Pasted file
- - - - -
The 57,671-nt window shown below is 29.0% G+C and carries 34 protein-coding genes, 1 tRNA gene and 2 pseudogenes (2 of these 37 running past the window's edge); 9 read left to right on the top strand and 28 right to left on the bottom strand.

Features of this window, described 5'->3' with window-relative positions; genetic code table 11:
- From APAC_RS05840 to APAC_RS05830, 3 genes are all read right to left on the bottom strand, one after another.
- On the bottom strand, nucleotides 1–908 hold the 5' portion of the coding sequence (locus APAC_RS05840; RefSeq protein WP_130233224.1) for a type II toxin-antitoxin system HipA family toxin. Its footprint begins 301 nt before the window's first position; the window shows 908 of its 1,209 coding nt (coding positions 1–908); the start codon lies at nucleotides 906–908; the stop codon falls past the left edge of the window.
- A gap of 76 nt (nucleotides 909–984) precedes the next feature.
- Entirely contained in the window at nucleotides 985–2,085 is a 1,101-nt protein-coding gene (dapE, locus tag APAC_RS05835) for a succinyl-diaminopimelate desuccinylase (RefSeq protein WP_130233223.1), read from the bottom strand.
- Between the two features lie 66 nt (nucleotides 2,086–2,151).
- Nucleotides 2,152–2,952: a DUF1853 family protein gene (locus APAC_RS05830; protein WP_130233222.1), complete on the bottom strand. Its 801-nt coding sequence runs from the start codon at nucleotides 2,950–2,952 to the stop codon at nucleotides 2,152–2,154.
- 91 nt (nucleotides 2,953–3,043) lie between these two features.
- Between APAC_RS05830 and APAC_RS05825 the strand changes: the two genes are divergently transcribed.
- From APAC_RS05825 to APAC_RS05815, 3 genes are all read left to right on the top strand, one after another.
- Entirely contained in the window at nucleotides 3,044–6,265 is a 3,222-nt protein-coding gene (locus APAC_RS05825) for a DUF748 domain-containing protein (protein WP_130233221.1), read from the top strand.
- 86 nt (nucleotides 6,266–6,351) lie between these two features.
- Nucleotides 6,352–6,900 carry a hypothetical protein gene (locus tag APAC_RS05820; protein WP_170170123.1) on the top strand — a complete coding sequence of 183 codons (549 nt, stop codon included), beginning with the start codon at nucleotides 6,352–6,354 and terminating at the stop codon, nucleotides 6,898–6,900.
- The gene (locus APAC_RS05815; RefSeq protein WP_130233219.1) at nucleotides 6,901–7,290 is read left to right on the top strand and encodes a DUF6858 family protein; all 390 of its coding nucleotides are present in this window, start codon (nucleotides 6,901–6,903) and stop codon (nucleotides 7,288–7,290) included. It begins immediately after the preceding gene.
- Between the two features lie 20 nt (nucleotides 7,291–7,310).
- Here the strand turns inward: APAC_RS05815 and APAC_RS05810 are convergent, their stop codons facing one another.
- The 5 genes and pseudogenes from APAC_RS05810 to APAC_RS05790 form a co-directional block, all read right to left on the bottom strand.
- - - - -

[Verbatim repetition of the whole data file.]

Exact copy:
The 57,671-nt window shown below is 29.0% G+C and carries 34 protein-coding genes, 1 tRNA gene and 2 pseudogenes (2 of these 37 running past the window's edge); 9 read left to right on the top strand and 28 right to left on the bottom strand.

Features of this window, described 5'->3' with window-relative positions; genetic code table 11:
- From APAC_RS05840 to APAC_RS05830, 3 genes are all read right to left on the bottom strand, one after another.
- On the bottom strand, nucleotides 1–908 hold the 5' portion of the coding sequence (locus APAC_RS05840; RefSeq protein WP_130233224.1) for a type II toxin-antitoxin system HipA family toxin. Its footprint begins 301 nt before the window's first position; the window shows 908 of its 1,209 coding nt (coding positions 1–908); the start codon lies at nucleotides 906–908; the stop codon falls past the left edge of the window.
- A gap of 76 nt (nucleotides 909–984) precedes the next feature.
- Entirely contained in the window at nucleotides 985–2,085 is a 1,101-nt protein-coding gene (dapE, locus tag APAC_RS05835) for a succinyl-diaminopimelate desuccinylase (RefSeq protein WP_130233223.1), read from the bottom strand.
- Between the two features lie 66 nt (nucleotides 2,086–2,151).
- Nucleotides 2,152–2,952: a DUF1853 family protein gene (locus APAC_RS05830; protein WP_130233222.1), complete on the bottom strand. Its 801-nt coding sequence runs from the start codon at nucleotides 2,950–2,952 to the stop codon at nucleotides 2,152–2,154.
- 91 nt (nucleotides 2,953–3,043) lie between these two features.
- Between APAC_RS05830 and APAC_RS05825 the strand changes: the two genes are divergently transcribed.
- From APAC_RS05825 to APAC_RS05815, 3 genes are all read left to right on the top strand, one after another.
- Entirely contained in the window at nucleotides 3,044–6,265 is a 3,222-nt protein-coding gene (locus APAC_RS05825) for a DUF748 domain-containing protein (protein WP_130233221.1), read from the top strand.
- 86 nt (nucleotides 6,266–6,351) lie between these two features.
- Nucleotides 6,352–6,900 carry a hypothetical protein gene (locus tag APAC_RS05820; protein WP_170170123.1) on the top strand — a complete coding sequence of 183 codons (549 nt, stop codon included), beginning with the start codon at nucleotides 6,352–6,354 and terminating at the stop codon, nucleotides 6,898–6,900.
- The gene (locus APAC_RS05815; RefSeq protein WP_130233219.1) at nucleotides 6,901–7,290 is read left to right on the top strand and encodes a DUF6858 family protein; all 390 of its coding nucleotides are present in this window, start codon (nucleotides 6,901–6,903) and stop codon (nucleotides 7,288–7,290) included. It begins immediately after the preceding gene.
- Between the two features lie 20 nt (nucleotides 7,291–7,310).
- Here the strand turns inward: APAC_RS05815 and APAC_RS05810 are convergent, their stop codons facing one another.
- The 5 genes and pseudogenes from APAC_RS05810 to APAC_RS05790 form a co-directional block, all read right to left on the bottom strand.